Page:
The leader of the Justice Department team that prosecuted a landmark lawsuit against tobacco companies said yesterday that Bush administration political appointees repeatedly ordered her to take steps that weakened the government's racketeering case.Of course it's all denied by Gonzales' crew. Would you expect them to say anything else? Their credibility is strained, however, given the evidence that's rolling out and their flimsy denials that any political considerations played a role in the ouster of the fired U.S. attorneys.
Sharon Y. Eubanks said Bush loyalists in Attorney General Alberto R. Gonzales's office began micromanaging the team's strategy in the final weeks of the 2005 trial, to the detriment of the government's claim that the industry had conspired to lie to U.S. smokers.
She said a supervisor demanded that she and her trial team drop recommendations that tobacco executives be removed from their corporate positions as a possible penalty. He and two others instructed her to tell key witnesses to change their testimony. And they ordered Eubanks to read verbatim a closing argument they had rewritten for her, she said.
"The political people were pushing the buttons and ordering us to say what we said," Eubanks said. "And because of that, we failed to zealously represent the interests of the American public."
Eubanks, who served for 22 years as a lawyer at Justice, said three political appointees were responsible for the last-minute shifts in the government's tobacco case in June 2005: then-Associate Attorney General Robert D. McCallum, then-Assistant Attorney General Peter Keisler and Keisler's deputy at the time, Dan Meron.
News reports on the strategy changes at the time caused an uproar in Congress and sparked an inquiry by the Justice Department. Government witnesses said they had been asked to change testimony, and one expert withdrew from the case. Government lawyers also announced that they were scaling back a proposed penalty against the industry from $130 billion to $10 billion.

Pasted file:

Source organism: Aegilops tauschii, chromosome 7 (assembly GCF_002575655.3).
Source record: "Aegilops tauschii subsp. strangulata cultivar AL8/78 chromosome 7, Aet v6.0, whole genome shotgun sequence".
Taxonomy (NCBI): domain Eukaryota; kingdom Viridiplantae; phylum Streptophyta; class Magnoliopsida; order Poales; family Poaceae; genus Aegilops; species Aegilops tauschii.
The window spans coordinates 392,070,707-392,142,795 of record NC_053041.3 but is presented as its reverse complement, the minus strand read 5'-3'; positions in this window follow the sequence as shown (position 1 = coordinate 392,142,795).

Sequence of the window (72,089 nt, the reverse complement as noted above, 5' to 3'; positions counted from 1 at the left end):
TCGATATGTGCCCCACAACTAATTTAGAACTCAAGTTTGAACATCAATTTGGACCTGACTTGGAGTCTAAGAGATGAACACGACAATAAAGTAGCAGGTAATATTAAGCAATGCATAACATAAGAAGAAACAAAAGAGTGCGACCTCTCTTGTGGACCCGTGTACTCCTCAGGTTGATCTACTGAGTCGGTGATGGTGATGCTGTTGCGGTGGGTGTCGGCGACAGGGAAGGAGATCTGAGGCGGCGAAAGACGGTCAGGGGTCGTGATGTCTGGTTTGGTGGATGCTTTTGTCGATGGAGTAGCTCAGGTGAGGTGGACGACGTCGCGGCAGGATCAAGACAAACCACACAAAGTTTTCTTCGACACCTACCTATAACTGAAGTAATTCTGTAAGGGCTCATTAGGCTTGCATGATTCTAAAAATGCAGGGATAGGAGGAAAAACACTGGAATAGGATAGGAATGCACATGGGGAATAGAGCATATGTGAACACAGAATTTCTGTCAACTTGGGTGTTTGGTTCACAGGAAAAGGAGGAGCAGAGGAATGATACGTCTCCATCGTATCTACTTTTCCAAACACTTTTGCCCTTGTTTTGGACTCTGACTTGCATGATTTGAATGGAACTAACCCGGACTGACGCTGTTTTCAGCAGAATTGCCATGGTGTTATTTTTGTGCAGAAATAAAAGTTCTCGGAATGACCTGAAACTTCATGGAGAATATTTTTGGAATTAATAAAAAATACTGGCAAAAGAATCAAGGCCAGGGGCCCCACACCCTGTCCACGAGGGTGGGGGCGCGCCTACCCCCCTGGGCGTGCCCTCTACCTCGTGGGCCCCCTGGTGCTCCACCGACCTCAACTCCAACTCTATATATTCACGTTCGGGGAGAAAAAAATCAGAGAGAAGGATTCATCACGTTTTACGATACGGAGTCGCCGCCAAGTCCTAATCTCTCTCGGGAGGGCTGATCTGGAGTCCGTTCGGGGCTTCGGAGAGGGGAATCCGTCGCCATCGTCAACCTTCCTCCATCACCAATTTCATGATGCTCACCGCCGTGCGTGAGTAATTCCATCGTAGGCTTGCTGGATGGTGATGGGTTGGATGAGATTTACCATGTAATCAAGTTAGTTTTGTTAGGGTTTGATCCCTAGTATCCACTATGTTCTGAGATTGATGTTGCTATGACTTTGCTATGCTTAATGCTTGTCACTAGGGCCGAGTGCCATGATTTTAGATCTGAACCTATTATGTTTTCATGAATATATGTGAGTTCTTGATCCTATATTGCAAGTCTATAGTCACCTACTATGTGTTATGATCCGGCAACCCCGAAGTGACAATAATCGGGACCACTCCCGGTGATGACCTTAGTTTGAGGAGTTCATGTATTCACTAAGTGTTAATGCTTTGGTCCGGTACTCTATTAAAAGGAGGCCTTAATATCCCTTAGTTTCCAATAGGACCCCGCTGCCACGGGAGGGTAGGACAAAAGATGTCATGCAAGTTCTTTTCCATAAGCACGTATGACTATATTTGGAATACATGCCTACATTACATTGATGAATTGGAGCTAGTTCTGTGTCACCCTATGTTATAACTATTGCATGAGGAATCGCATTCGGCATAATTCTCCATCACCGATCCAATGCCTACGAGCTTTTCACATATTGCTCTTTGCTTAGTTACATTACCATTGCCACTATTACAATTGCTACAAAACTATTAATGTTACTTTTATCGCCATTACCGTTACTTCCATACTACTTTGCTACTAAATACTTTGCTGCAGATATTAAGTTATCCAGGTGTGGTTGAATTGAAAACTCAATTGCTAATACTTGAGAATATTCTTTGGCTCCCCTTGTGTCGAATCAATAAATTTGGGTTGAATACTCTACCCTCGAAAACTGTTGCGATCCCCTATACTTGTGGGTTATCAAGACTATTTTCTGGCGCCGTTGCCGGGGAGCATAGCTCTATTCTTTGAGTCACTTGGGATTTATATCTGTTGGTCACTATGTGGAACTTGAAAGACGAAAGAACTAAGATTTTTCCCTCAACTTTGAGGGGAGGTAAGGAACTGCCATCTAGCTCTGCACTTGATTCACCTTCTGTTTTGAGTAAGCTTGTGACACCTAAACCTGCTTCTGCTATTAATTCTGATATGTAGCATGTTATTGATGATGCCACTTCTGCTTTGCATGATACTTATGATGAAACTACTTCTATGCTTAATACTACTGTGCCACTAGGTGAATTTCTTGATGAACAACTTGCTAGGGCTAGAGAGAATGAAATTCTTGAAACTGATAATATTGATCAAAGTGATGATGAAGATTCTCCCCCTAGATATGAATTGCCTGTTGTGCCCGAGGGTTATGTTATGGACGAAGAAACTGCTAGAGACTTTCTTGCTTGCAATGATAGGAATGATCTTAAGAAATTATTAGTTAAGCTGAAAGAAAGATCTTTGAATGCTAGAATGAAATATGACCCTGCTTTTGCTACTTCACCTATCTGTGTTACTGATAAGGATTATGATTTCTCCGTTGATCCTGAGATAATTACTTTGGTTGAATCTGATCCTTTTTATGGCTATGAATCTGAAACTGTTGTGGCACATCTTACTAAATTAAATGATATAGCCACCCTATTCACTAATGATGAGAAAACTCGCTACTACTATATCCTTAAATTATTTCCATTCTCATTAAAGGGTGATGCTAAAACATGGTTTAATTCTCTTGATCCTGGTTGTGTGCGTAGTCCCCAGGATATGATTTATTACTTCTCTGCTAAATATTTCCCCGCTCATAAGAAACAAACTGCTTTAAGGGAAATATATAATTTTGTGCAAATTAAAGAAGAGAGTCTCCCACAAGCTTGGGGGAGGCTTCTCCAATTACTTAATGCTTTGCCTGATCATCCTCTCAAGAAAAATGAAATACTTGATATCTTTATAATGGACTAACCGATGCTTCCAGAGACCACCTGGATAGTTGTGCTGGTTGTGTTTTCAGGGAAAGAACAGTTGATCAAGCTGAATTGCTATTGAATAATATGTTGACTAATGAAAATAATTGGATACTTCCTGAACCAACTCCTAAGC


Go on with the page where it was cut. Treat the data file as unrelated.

High-ranking Justice Department officials said there was no political meddling in the case, and the department's Office of Professional Responsibility (OPR) concurred after an investigation.
Eubanks, who retired from Justice in December 2005, said she is coming forward now because she is concerned about what she called the "overwhelming politicization" of the department demonstrated by the controversy over the firing of eight U.S. attorneys. Lawyers from Justice's civil rights division have made similar claims about being overruled by supervisors in the past.Eggen's original report on the story from 2005 can be found here . The NYTimes had a similar story at the time with reference to Eubanks' disagreement with her political superiors over the reduction of the $130 billion judgment sought to $10 billion and general commentary about a lack of support from the political higher ups. How far could her story really have gone at the time, however, given the internal Justice investigation that turned up nothing and a passive Republican congress unwilling to do anything about the allegations.
Eubanks said Congress should not limit its investigation to the dismissal of the U.S. attorneys.
"Political interference is happening at Justice across the department," she said. "When decisions are made now in the Bush attorney general's office, politics is the primary consideration. . . . The rule of law goes out the window." (emphasis added)
Times have changed. Now she's willing to talk, it appears. Elections have consequences, as Senator Boxer reminded everyone yesterday.
This investigation of partisan manipulation of the DOJ is going to be big. Huuuuu-ge.